Speaking in front of  a nearby tobacco shop, Maracle pointed to a black truck parked across the road.

“They’ve been here all day and I expect that they are just waiting for us to leave. We pull out of here, and he is going to go back there and see what’s in the trailer we’ve placed back there. If we have to get people here to watch the site all day, we will. If we have to get the word out, we’ll fill this place up and they’ll have to remove us forcefully. If they want to go to war, let’s do it.”

While Maracle is not named in the injunction, it does name John Doe, Jane Doe and persons unknown which allows the OPP to enforce it against anyone on the area in question. The order prohibits the defendants and ‘any and all persons having knowledge of this Order’ from trespassing on lands that Hydro One owns or has a common law easement on, as well as from threatening or intimidation employees of the plaintiffs.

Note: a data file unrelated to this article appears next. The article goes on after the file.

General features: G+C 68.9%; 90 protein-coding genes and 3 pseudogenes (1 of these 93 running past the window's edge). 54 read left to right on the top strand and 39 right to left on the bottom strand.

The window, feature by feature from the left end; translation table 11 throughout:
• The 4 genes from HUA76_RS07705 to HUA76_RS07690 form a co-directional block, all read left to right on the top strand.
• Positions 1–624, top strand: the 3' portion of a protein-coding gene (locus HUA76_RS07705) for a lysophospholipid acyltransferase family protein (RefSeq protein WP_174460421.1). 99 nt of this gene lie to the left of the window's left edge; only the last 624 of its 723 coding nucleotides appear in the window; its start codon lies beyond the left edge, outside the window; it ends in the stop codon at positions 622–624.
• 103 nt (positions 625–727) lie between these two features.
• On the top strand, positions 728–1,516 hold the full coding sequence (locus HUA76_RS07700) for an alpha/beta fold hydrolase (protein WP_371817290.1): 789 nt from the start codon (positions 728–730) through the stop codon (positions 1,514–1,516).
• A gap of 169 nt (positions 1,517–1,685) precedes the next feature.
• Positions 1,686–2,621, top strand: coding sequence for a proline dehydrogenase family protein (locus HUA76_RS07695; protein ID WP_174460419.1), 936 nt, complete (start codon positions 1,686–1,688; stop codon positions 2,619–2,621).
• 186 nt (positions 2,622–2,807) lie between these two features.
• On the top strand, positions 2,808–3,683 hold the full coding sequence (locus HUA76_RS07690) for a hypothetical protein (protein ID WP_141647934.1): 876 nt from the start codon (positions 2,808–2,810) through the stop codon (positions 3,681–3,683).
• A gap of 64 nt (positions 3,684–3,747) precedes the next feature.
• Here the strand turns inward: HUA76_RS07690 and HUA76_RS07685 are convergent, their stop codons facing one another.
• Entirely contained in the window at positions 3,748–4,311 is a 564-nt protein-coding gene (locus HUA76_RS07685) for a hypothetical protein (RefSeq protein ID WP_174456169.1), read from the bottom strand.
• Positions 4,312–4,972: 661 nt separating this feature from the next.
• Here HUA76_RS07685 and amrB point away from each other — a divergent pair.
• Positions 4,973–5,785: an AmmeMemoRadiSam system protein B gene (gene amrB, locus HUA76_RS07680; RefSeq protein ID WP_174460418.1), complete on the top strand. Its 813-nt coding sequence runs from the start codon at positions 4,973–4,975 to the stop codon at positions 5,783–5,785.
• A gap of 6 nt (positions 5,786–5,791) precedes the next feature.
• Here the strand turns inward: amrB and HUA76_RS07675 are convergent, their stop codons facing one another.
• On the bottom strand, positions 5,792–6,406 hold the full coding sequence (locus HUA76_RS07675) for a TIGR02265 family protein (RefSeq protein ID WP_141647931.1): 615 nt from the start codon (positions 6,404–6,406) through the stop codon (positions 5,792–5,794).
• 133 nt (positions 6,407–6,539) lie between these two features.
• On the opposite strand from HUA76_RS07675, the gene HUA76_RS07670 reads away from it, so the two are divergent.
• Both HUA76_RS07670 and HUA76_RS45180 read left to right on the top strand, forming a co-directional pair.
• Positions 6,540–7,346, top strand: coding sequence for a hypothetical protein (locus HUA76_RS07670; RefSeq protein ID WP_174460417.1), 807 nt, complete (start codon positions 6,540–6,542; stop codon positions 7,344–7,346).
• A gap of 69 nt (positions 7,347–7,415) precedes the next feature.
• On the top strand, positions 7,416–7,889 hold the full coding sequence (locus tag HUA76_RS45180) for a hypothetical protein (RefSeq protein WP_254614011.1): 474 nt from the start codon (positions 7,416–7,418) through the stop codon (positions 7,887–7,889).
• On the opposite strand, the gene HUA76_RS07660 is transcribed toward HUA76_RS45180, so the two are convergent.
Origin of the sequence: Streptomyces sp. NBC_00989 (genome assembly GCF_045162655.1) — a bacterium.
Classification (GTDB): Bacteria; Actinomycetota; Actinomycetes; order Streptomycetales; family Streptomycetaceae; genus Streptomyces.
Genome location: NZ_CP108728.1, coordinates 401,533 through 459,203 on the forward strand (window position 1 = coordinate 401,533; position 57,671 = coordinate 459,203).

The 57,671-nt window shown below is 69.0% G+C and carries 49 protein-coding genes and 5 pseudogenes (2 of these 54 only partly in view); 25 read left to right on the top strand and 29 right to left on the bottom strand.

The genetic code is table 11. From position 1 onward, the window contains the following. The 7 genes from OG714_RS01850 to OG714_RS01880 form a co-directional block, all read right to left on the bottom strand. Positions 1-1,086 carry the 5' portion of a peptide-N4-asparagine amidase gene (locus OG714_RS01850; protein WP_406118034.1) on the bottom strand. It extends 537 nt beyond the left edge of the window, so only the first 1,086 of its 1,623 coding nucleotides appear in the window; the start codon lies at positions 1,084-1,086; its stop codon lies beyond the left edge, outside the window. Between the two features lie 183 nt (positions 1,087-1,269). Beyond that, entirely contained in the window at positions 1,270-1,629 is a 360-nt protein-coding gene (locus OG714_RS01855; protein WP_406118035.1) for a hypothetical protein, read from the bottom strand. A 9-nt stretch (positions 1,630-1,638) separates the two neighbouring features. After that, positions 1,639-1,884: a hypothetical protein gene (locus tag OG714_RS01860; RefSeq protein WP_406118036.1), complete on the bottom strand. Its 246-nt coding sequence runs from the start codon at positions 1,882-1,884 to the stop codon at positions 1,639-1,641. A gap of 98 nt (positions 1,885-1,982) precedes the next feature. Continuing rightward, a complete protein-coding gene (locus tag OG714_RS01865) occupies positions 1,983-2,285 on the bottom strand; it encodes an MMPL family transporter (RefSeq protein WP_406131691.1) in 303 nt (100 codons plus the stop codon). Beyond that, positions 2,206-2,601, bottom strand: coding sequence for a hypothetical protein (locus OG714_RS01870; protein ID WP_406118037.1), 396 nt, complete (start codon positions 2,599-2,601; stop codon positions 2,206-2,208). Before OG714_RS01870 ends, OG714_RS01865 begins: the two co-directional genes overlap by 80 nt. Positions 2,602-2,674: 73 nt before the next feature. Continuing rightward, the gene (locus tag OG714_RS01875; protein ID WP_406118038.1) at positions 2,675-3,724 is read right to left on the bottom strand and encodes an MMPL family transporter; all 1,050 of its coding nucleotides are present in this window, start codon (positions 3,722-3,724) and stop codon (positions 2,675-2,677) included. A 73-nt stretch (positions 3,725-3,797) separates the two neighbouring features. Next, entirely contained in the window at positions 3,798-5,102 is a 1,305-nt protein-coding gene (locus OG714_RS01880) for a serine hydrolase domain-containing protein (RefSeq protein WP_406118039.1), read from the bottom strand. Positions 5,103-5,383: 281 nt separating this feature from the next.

It also prevents them from “physically preventing, impeding, restricting or in any way physically interfere with, Hydro One carrying on  its business, along , and in conjunction with the Niagara Reinforcement Limited Partnership (“NRP LP”), Aecon Group Inc. (“Aecon”), Six Nations of the Grand River Development Corporation (“Six Nations Dev. Corporation”), A6N (a joint venture between AECON Group Inc. and Six Nations Dev. corporation), Thirau Inc. (“Thirau”)  and any other agents, and in particular its right to the Hydro One lands, the NRP Line, the NRP Work Sites and the NRP Site.”

The court order directs the local sheriff and the OPP to enforce the order by ‘removing from Hydro One lands, the NRP Line, the NRP Work Sites and the NRP sites any person contravening its provisions, subject to the discretion of the police action reasonably with respect to the timing and means of removing such person.’

Maracle said that he isn’t worried about the possibility of being arrested.